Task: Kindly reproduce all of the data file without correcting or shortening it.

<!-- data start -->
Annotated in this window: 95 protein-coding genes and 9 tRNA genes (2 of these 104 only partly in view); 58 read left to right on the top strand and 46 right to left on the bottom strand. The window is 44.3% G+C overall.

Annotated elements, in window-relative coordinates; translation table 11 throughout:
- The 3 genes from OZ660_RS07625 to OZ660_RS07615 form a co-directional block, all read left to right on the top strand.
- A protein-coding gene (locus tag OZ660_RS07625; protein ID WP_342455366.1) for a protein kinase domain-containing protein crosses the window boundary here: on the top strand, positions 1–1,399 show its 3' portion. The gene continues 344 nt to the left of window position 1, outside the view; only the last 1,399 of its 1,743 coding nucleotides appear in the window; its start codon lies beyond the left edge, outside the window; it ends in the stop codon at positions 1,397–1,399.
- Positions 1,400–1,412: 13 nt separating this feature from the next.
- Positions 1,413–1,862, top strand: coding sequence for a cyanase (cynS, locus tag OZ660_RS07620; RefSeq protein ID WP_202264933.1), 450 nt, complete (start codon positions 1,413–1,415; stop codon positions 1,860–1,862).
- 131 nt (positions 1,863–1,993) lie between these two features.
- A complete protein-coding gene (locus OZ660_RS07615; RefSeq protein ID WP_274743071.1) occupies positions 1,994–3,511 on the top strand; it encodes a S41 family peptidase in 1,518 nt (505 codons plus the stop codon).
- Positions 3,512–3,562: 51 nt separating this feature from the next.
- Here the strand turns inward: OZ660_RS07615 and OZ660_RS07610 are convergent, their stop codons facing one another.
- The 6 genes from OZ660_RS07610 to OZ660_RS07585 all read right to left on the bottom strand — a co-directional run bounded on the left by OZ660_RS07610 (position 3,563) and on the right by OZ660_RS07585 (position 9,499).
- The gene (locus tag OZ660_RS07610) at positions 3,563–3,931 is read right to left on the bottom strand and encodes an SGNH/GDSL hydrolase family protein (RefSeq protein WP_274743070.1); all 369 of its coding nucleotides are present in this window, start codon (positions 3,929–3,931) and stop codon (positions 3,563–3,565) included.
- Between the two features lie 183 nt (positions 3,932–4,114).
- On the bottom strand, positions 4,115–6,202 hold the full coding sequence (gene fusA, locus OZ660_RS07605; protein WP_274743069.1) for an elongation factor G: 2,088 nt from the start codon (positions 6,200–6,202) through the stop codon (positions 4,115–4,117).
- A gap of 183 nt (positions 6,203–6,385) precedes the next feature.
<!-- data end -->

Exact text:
Annotated in this window: 95 protein-coding genes and 9 tRNA genes (2 of these 104 only partly in view); 58 read left to right on the top strand and 46 right to left on the bottom strand. The window is 44.3% G+C overall.

Annotated elements, in window-relative coordinates; translation table 11 throughout:
- The 3 genes from OZ660_RS07625 to OZ660_RS07615 form a co-directional block, all read left to right on the top strand.
- A protein-coding gene (locus tag OZ660_RS07625; protein ID WP_342455366.1) for a protein kinase domain-containing protein crosses the window boundary here: on the top strand, positions 1–1,399 show its 3' portion. The gene continues 344 nt to the left of window position 1, outside the view; only the last 1,399 of its 1,743 coding nucleotides appear in the window; its start codon lies beyond the left edge, outside the window; it ends in the stop codon at positions 1,397–1,399.
- Positions 1,400–1,412: 13 nt separating this feature from the next.
- Positions 1,413–1,862, top strand: coding sequence for a cyanase (cynS, locus tag OZ660_RS07620; RefSeq protein ID WP_202264933.1), 450 nt, complete (start codon positions 1,413–1,415; stop codon positions 1,860–1,862).
- 131 nt (positions 1,863–1,993) lie between these two features.
- A complete protein-coding gene (locus OZ660_RS07615; RefSeq protein ID WP_274743071.1) occupies positions 1,994–3,511 on the top strand; it encodes a S41 family peptidase in 1,518 nt (505 codons plus the stop codon).
- Positions 3,512–3,562: 51 nt separating this feature from the next.
- Here the strand turns inward: OZ660_RS07615 and OZ660_RS07610 are convergent, their stop codons facing one another.
- The 6 genes from OZ660_RS07610 to OZ660_RS07585 all read right to left on the bottom strand — a co-directional run bounded on the left by OZ660_RS07610 (position 3,563) and on the right by OZ660_RS07585 (position 9,499).
- The gene (locus tag OZ660_RS07610) at positions 3,563–3,931 is read right to left on the bottom strand and encodes an SGNH/GDSL hydrolase family protein (RefSeq protein WP_274743070.1); all 369 of its coding nucleotides are present in this window, start codon (positions 3,929–3,931) and stop codon (positions 3,563–3,565) included.
- Between the two features lie 183 nt (positions 3,932–4,114).
- On the bottom strand, positions 4,115–6,202 hold the full coding sequence (gene fusA, locus OZ660_RS07605; protein WP_274743069.1) for an elongation factor G: 2,088 nt from the start codon (positions 6,200–6,202) through the stop codon (positions 4,115–4,117).
- A gap of 183 nt (positions 6,203–6,385) precedes the next feature.